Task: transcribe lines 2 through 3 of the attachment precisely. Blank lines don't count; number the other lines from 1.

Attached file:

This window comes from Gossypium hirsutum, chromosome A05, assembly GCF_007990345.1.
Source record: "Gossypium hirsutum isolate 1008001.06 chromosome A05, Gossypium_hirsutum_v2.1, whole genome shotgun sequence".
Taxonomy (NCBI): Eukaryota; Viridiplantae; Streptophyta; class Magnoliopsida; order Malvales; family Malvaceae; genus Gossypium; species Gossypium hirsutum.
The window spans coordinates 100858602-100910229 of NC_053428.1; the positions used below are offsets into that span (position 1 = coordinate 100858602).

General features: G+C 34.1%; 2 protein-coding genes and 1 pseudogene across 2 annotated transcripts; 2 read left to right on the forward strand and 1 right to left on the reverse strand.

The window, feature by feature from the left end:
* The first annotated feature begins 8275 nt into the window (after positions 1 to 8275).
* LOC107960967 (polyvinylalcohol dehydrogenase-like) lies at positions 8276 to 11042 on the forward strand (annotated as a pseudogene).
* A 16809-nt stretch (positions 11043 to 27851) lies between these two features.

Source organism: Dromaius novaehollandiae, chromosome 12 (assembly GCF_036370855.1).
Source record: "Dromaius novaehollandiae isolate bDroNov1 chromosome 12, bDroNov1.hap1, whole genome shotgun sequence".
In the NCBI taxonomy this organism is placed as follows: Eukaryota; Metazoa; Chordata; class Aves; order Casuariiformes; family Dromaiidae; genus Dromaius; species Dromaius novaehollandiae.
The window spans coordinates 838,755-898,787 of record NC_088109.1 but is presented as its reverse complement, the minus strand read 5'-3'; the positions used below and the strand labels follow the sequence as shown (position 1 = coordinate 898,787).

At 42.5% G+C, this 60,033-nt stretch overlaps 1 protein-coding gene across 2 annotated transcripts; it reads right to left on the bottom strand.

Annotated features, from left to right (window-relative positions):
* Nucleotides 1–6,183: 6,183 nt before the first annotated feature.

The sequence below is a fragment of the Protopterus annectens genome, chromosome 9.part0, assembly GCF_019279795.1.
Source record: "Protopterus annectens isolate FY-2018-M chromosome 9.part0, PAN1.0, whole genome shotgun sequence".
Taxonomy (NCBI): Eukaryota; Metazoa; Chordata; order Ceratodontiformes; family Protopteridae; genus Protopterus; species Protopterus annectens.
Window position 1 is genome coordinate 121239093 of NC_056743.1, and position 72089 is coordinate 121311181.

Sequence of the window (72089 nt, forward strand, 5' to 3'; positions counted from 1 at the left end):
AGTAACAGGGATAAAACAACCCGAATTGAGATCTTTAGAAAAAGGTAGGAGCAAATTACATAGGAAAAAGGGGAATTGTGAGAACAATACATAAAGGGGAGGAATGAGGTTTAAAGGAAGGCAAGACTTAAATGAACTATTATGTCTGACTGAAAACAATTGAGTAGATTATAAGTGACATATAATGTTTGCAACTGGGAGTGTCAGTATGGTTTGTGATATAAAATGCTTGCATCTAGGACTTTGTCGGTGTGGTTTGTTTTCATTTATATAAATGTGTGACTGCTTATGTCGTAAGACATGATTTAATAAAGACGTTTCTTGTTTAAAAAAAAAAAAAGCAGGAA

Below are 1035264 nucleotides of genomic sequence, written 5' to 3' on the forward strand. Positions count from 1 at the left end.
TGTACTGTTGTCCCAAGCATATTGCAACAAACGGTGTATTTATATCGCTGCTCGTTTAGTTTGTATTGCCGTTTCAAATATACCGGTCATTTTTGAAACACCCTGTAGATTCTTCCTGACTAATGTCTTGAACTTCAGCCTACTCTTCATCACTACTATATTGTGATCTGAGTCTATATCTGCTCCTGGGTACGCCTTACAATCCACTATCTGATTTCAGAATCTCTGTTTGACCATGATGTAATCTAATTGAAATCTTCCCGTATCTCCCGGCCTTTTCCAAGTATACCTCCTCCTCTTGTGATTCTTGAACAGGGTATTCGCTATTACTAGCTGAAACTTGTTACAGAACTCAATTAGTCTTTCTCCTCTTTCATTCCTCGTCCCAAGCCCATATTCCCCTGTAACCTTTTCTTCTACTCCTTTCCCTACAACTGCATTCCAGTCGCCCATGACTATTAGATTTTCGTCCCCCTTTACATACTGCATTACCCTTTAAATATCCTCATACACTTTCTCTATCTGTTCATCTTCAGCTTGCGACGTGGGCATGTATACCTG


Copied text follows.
Source record: "Gossypium hirsutum isolate 1008001.06 chromosome A05, Gossypium_hirsutum_v2.1, whole genome shotgun sequence".
Taxonomy (NCBI): Eukaryota; Viridiplantae; Streptophyta; class Magnoliopsida; order Malvales; family Malvaceae; genus Gossypium; species Gossypium hirsutum.